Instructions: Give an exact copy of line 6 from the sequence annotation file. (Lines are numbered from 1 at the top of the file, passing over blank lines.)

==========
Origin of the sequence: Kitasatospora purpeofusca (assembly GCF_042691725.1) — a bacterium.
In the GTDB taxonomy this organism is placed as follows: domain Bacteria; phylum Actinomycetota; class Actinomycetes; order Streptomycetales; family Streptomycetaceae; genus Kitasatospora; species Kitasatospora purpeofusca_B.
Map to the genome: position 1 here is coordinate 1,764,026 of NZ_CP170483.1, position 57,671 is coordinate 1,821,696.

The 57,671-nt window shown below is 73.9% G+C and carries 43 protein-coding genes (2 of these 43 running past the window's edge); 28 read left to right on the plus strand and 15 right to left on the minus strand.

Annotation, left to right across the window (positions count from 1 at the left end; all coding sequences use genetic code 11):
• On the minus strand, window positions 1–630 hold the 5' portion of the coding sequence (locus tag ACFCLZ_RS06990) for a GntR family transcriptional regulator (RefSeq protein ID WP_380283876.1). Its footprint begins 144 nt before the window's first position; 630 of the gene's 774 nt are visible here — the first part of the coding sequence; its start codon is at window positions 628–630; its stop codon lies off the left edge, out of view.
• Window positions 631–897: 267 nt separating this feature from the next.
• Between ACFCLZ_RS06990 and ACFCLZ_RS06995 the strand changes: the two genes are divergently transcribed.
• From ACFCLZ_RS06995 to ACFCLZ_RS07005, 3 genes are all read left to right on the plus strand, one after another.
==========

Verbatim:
• On the minus strand, window positions 1–630 hold the 5' portion of the coding sequence (locus tag ACFCLZ_RS06990) for a GntR family transcriptional regulator (RefSeq protein ID WP_380283876.1). Its footprint begins 144 nt before the window's first position; 630 of the gene's 774 nt are visible here — the first part of the coding sequence; its start codon is at window positions 628–630; its stop codon lies off the left edge, out of view.